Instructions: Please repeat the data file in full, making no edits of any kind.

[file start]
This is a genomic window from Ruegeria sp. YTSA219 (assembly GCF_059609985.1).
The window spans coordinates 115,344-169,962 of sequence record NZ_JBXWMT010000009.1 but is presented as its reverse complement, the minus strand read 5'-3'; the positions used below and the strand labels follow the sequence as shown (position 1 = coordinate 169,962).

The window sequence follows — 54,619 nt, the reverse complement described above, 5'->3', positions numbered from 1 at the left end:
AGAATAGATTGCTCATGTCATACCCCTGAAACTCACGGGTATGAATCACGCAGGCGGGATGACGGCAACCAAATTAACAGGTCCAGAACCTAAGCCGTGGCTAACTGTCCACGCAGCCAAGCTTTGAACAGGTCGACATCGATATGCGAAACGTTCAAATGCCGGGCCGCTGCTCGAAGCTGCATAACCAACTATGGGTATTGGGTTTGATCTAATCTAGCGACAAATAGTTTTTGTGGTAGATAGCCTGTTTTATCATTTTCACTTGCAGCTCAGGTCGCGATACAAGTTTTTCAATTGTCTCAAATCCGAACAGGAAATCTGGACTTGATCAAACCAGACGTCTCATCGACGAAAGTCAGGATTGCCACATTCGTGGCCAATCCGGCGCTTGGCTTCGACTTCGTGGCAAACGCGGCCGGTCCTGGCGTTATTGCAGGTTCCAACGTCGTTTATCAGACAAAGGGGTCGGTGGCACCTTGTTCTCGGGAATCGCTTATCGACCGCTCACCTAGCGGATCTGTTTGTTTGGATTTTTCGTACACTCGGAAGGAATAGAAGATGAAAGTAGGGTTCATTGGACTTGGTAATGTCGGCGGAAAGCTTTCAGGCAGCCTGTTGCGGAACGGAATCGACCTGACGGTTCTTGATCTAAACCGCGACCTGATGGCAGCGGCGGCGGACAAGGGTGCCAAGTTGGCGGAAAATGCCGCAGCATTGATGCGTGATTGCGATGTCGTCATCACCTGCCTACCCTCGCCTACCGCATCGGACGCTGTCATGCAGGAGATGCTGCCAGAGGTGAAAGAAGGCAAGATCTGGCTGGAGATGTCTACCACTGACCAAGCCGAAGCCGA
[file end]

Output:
This is a genomic window from Ruegeria sp. YTSA219 (assembly GCF_059609985.1).
The window spans coordinates 115,344-169,962 of sequence record NZ_JBXWMT010000009.1 but is presented as its reverse complement, the minus strand read 5'-3'; the positions used below and the strand labels follow the sequence as shown (position 1 = coordinate 169,962).

The window sequence follows — 54,619 nt, the reverse complement described above, 5'->3', positions numbered from 1 at the left end:
AGAATAGATTGCTCATGTCATACCCCTGAAACTCACGGGTATGAATCACGCAGGCGGGATGACGGCAACCAAATTAACAGGTCCAGAACCTAAGCCGTGGCTAACTGTCCACGCAGCCAAGCTTTGAACAGGTCGACATCGATATGCGAAACGTTCAAATGCCGGGCCGCTGCTCGAAGCTGCATAACCAACTATGGGTATTGGGTTTGATCTAATCTAGCGACAAATAGTTTTTGTGGTAGATAGCCTGTTTTATCATTTTCACTTGCAGCTCAGGTCGCGATACAAGTTTTTCAATTGTCTCAAATCCGAACAGGAAATCTGGACTTGATCAAACCAGACGTCTCATCGACGAAAGTCAGGATTGCCACATTCGTGGCCAATCCGGCGCTTGGCTTCGACTTCGTGGCAAACGCGGCCGGTCCTGGCGTTATTGCAGGTTCCAACGTCGTTTATCAGACAAAGGGGTCGGTGGCACCTTGTTCTCGGGAATCGCTTATCGACCGCTCACCTAGCGGATCTGTTTGTTTGGATTTTTCGTACACTCGGAAGGAATAGAAGATGAAAGTAGGGTTCATTGGACTTGGTAATGTCGGCGGAAAGCTTTCAGGCAGCCTGTTGCGGAACGGAATCGACCTGACGGTTCTTGATCTAAACCGCGACCTGATGGCAGCGGCGGCGGACAAGGGTGCCAAGTTGGCGGAAAATGCCGCAGCATTGATGCGTGATTGCGATGTCGTCATCACCTGCCTACCCTCGCCTACCGCATCGGACGCTGTCATGCAGGAGATGCTGCCAGAGGTGAAAGAAGGCAAGATCTGGCTGGAGATGTCTACCACTGACCAAGCCGAAGCCGA